Zhengzhou and Zhengyang Huang are a group of artists working with alternative techniques, speculative systems and imaginary avatars. With their practice they try to situate themselves in the current reality layered with data tracking, digital policies, and algorithmic decision making. Throughout their works they hope to navigate through layers of mediation that segment, percolate but may also connect our identity, knowledge and memory. They have shown their most recent series of works about alternative technologies, Air, Water, Fire at Society for Literature, Science and the Arts Conference at University of Michigan and the Last Online Show at University of California, Los Angeles. Zhengzhou and Zhengyang are currently based in Los Angeles (US).

Felix Loftus is a computational artist, technician, and creative educator, specialising in low-power digital photography and interactive fiction games. He explores how technology can be a tool for re-enchanting and restoring relationships to the land and to the more-than-human world. Felix has researched into environmental justice in tech with the Sustainable Darkroom – an artist run research, training and mutual learning programme, to equip cultural practitioners with new skills and knowledge to develop an environmentally friendly photographic darkroom practice; and co-organises SE(e)-ing, a photography project in South London connecting young photographers with housing activists through creative workshops.

Greg Orrom Swan is an artist, designer, and lecturer who looks at how ancient geology and current biology intersect, at both systemic and microscopic scales. He works across installation, digital media, and experiential art. He applies a molecular gaze, aiming to highlight how humans are not separate from the living world, but both distinct and similar to the nonhuman parts of our world. This poetic and conceptual space allows him to attempt to communicate the often strange and lurid connections between the different assemblages of humans and nonhumans, highlighting a shared ancestry. Currently lecturing at University of the Arts London, he has previously exhibited at the MoMA, NYC, London Design Festival, CPH:DOX international film festival. Greg has presented work at symposiums such as Ūmėdė Art+Tech Symposium, Vilnius; State Festival, Berlin; and shortlisted for the Lumen Art+Tech Prize, BioDesign Challenge, and the Bio Art & Design Award. Alongside exhibiting, Greg previously co-founded the bio-technology research start-up Olombria, which looked at future pollination systems using natural chemical signalling and pollinating hoverflies to supplement declining bee populations.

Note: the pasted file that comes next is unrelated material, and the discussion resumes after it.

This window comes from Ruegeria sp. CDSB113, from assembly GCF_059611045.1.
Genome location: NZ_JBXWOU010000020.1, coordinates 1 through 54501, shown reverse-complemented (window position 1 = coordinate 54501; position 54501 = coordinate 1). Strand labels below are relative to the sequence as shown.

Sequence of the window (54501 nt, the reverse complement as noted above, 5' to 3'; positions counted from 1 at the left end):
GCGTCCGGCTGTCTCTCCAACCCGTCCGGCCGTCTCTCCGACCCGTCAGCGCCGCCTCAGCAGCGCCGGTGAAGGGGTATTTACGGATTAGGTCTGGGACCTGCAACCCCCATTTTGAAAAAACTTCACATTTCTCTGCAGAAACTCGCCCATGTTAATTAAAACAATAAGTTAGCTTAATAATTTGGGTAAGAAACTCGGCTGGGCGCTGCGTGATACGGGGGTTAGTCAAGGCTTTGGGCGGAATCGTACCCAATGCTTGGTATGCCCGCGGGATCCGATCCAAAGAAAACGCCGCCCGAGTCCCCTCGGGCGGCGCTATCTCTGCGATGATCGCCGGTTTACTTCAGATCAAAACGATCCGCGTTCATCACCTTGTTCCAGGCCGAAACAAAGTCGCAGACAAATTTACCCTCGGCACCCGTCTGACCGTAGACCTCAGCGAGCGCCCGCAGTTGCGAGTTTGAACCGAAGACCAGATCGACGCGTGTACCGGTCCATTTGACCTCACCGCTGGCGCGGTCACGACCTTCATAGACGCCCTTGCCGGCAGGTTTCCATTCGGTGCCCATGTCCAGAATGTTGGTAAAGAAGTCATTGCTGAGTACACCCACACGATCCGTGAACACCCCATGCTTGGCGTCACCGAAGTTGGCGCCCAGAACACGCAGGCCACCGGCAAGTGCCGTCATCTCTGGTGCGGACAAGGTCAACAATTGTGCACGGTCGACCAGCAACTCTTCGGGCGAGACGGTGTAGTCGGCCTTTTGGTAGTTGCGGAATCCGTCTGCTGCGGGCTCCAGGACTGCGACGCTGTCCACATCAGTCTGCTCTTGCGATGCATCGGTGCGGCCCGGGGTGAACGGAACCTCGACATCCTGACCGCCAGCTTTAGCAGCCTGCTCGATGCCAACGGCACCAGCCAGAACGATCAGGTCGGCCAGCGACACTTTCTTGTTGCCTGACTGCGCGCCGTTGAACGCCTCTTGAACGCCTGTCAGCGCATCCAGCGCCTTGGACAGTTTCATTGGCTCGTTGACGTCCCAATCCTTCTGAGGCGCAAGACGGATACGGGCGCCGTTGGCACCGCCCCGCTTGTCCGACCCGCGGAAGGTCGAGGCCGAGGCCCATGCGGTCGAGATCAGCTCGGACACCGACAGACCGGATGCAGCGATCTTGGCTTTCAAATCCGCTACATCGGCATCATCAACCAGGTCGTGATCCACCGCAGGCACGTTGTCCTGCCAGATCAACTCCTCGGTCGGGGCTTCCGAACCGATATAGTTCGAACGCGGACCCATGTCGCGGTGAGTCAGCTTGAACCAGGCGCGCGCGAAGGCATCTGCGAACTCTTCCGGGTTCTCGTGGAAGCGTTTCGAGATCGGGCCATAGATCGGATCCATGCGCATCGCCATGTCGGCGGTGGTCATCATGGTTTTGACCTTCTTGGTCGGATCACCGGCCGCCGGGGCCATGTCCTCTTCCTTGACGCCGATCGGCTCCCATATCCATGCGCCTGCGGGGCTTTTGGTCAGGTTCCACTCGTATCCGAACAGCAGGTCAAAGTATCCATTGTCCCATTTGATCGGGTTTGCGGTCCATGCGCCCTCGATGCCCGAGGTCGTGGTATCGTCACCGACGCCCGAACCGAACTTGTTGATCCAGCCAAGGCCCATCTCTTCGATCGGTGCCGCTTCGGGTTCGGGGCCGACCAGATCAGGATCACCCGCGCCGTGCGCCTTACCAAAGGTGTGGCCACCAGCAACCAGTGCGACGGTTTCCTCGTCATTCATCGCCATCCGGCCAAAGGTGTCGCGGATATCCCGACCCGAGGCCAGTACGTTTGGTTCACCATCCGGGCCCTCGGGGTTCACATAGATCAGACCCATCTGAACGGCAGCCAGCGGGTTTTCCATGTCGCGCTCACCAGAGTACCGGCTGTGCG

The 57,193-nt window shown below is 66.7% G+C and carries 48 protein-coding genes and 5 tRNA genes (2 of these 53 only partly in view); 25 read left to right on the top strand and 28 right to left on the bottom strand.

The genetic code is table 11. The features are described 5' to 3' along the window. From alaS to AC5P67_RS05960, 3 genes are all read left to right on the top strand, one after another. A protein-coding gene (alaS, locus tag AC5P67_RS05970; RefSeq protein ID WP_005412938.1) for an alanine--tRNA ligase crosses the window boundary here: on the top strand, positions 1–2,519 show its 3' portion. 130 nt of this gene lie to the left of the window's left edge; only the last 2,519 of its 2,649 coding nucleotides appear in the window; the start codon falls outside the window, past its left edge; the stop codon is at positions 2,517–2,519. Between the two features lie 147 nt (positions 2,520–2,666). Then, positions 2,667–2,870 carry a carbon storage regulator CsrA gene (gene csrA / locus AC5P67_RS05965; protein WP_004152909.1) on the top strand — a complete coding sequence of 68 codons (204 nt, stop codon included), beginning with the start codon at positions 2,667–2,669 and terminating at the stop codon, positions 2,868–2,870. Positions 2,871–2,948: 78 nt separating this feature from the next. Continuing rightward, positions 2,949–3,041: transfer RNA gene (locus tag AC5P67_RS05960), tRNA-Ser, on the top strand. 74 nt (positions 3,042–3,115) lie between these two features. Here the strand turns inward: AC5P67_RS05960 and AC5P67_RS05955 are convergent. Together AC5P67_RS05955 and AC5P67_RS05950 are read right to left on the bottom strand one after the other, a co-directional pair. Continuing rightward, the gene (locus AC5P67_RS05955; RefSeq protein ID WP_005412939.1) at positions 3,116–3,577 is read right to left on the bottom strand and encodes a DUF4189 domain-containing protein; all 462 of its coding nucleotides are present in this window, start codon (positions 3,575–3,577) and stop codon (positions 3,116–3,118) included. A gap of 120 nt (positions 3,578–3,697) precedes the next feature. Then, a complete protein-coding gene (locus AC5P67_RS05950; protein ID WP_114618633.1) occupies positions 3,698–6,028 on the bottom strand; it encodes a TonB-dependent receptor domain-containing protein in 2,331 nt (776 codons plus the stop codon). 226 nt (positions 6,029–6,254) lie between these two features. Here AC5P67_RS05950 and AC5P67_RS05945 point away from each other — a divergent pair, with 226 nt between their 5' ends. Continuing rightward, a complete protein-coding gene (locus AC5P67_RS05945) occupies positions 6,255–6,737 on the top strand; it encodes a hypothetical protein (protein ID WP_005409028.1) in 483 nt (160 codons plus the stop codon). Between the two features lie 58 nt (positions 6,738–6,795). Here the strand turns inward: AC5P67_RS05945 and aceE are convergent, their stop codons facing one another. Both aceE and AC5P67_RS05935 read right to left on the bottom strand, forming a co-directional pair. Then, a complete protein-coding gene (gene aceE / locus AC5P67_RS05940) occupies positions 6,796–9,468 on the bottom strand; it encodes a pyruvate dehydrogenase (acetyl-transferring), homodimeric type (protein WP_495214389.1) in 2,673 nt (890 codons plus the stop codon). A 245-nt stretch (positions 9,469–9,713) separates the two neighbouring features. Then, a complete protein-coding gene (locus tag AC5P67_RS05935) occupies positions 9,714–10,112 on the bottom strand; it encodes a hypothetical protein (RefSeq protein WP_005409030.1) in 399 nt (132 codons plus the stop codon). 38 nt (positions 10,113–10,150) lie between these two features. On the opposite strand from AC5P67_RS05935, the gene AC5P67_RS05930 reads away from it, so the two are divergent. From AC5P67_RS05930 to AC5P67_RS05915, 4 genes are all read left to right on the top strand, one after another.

Read more about the works in the following series of Fermynwoods Focus posts:

Xylophobia: Online was funded by Arts Council England as part of Xylophobia, Fermynwoods Contemporary Art’s two-year programme addressing issues of place and belonging which go to the heart of community feelings of exclusion from both the art world and woodland spaces.

Artists were selected by the Fermynwoods team and Ruth Catlow – artist, researcher, curator and co-founder of Furtherfield – London’s longest-running (de)centre for art and tech, who develop global, contributory projects that facilitate art activity simultaneously on the Internet, the streets and public venues.

The Networked Condition is an ongoing exploration of the often hidden environmental impact of the creation and delivery of artworks using digital technology. This research led project is a collaboration between Fast Familiar, Abandon Normal Devices and Arts Catalyst, and part of Julie’s Bicycle Accelerator Programme.